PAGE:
No subject matter is off-limits or deemed too ‘difficult’ for the animation imagination of John Canemaker, who has extended the vocabulary of the art form way beyond the ‘safe’ cartoon image. Canemaker is an extraordinarily skillful artist whose distinctive style is nevertheless ultimately defined by the subject matter. Canemaker addresses the core of his subject with compassion and fearlessness-the painterly qualities and the accomplished, energetic line movement expressing his artistic vision.

— Jytte Jensen, Associate Curator of Film and Video, The Museum of Modern Art

This event is free and open to the public, and was arranged by Professor Mick Hurbis-Cherrier, and  is sponsored by the  Film and Media Studies Department, and the IMA Development Fund. For further information, please contact David Pavlosky at: pav10023@gmail.com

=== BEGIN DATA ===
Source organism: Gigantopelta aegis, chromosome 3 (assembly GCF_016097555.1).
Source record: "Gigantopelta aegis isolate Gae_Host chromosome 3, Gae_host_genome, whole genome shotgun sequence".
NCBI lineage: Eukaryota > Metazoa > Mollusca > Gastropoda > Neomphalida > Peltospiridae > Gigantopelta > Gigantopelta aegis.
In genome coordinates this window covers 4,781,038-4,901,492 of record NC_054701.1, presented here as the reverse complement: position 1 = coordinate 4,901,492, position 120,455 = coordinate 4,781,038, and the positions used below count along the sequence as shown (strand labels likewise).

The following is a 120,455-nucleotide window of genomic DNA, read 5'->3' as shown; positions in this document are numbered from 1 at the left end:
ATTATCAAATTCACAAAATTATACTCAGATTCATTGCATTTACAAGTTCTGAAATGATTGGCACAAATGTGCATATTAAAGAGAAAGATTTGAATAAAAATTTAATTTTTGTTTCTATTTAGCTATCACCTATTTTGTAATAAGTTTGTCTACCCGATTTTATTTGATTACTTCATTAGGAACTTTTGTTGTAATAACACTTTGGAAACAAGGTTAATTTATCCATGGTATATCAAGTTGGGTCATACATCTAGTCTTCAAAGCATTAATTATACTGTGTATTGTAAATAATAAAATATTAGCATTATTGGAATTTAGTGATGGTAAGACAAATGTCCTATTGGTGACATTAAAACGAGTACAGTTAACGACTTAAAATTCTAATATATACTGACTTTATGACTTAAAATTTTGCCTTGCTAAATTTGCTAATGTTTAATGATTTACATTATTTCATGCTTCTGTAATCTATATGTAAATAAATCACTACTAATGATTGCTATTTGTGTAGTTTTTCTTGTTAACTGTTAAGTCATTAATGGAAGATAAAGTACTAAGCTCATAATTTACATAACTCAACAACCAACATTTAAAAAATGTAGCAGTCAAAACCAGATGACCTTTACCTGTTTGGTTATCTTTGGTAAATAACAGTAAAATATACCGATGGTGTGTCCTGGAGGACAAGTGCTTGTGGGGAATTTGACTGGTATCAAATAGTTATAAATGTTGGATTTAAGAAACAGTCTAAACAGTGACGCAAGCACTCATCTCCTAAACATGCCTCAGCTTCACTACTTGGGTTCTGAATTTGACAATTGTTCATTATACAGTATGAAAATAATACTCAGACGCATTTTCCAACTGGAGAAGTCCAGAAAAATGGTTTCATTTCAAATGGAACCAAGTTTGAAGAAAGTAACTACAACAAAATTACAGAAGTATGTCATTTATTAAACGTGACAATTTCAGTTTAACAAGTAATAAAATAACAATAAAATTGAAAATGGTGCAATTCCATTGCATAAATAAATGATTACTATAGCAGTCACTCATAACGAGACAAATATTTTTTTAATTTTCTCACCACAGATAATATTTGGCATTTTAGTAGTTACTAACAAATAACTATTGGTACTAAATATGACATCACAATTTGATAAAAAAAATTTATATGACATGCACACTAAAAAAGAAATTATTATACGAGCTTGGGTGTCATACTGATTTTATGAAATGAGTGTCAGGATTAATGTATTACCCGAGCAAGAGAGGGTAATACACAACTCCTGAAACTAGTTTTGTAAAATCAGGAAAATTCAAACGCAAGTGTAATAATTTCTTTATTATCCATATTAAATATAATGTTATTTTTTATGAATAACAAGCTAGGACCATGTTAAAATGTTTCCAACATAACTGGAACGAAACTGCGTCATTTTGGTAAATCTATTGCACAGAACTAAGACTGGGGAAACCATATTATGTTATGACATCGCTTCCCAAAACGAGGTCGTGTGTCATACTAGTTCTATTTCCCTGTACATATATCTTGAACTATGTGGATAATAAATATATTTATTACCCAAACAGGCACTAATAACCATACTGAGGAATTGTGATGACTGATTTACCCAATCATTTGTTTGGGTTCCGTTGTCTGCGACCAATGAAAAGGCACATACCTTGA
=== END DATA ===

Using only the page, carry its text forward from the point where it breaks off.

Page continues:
April 6th

Capturing Palestine: Witnessing and Storytelling 

Date: Friday, April 6, 2012

Time: 7:30 p.m.

Venue: Union Docs (322 Union Ave Brooklyn, NY 11211), $9 Suggested Donation

Michael Kennedy explores the question of whether a photographer, researcher, artist, journalist, human rights worker or activist can meet the demands of objectivity and proof required in the documentation of rights abuses and still take the miraculous seriously?

Since late 2009, the West Bank village of Iraq Burin has been subject to land theft and increasing violence from the Israeli military and neighboring settlement of Bracha. In March 2010, the Israeli military entered the village and shot two teenage boys in the street. Counter to Israeli claims that no live ammunition was used, a U.N. report was issued on the incident containing three post-mortem photographs of entry and exit wounds on the boys’ bodies. Excluded from this report and other journalistic accounts is another image: dried blood in the street where the boys fell that spelled “Mohammed.”